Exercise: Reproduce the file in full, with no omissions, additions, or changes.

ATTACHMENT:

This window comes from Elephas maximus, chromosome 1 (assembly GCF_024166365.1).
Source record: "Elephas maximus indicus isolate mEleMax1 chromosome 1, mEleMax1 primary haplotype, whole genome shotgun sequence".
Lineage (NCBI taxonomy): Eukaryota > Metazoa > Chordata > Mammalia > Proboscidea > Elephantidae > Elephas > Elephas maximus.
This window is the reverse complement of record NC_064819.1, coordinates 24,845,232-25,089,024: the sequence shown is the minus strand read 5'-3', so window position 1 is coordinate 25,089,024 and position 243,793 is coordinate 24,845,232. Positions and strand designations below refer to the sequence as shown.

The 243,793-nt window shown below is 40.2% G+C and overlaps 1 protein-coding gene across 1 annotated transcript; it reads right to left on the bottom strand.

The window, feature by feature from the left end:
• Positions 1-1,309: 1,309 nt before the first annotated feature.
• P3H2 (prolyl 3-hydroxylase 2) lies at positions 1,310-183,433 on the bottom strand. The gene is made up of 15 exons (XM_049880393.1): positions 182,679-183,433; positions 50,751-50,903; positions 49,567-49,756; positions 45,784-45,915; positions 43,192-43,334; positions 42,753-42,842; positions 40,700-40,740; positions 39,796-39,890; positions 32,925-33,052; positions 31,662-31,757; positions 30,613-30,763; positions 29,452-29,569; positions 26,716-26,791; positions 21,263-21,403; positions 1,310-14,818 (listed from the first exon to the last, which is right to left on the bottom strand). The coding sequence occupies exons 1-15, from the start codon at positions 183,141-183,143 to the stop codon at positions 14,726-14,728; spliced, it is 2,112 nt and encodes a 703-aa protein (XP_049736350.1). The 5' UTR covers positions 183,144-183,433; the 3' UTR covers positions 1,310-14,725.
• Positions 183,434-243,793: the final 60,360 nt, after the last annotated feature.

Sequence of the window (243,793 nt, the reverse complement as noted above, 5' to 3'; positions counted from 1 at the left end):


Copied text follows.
This window comes from Elephas maximus, chromosome 1 (assembly GCF_024166365.1).
Source record: "Elephas maximus indicus isolate mEleMax1 chromosome 1, mEleMax1 primary haplotype, whole genome shotgun sequence".
Lineage (NCBI taxonomy): Eukaryota > Metazoa > Chordata > Mammalia > Proboscidea > Elephantidae > Elephas > Elephas maximus.
This window is the reverse complement of record NC_064819.1, coordinates 24,845,232-25,089,024: the sequence shown is the minus strand read 5'-3', so window position 1 is coordinate 25,089,024 and position 243,793 is coordinate 24,845,232. Positions and strand designations below refer to the sequence as shown.

The 243,793-nt window shown below is 40.2% G+C and overlaps 1 protein-coding gene across 1 annotated transcript; it reads right to left on the bottom strand.

The window, feature by feature from the left end:
• Positions 1-1,309: 1,309 nt before the first annotated feature.
• P3H2 (prolyl 3-hydroxylase 2) lies at positions 1,310-183,433 on the bottom strand. The gene is made up of 15 exons (XM_049880393.1): positions 182,679-183,433; positions 50,751-50,903; positions 49,567-49,756; positions 45,784-45,915; positions 43,192-43,334; positions 42,753-42,842; positions 40,700-40,740; positions 39,796-39,890; positions 32,925-33,052; positions 31,662-31,757; positions 30,613-30,763; positions 29,452-29,569; positions 26,716-26,791; positions 21,263-21,403; positions 1,310-14,818 (listed from the first exon to the last, which is right to left on the bottom strand). The coding sequence occupies exons 1-15, from the start codon at positions 183,141-183,143 to the stop codon at positions 14,726-14,728; spliced, it is 2,112 nt and encodes a 703-aa protein (XP_049736350.1). The 5' UTR covers positions 183,144-183,433; the 3' UTR covers positions 1,310-14,725.
• Positions 183,434-243,793: the final 60,360 nt, after the last annotated feature.

Sequence of the window (243,793 nt, the reverse complement as noted above, 5' to 3'; positions counted from 1 at the left end):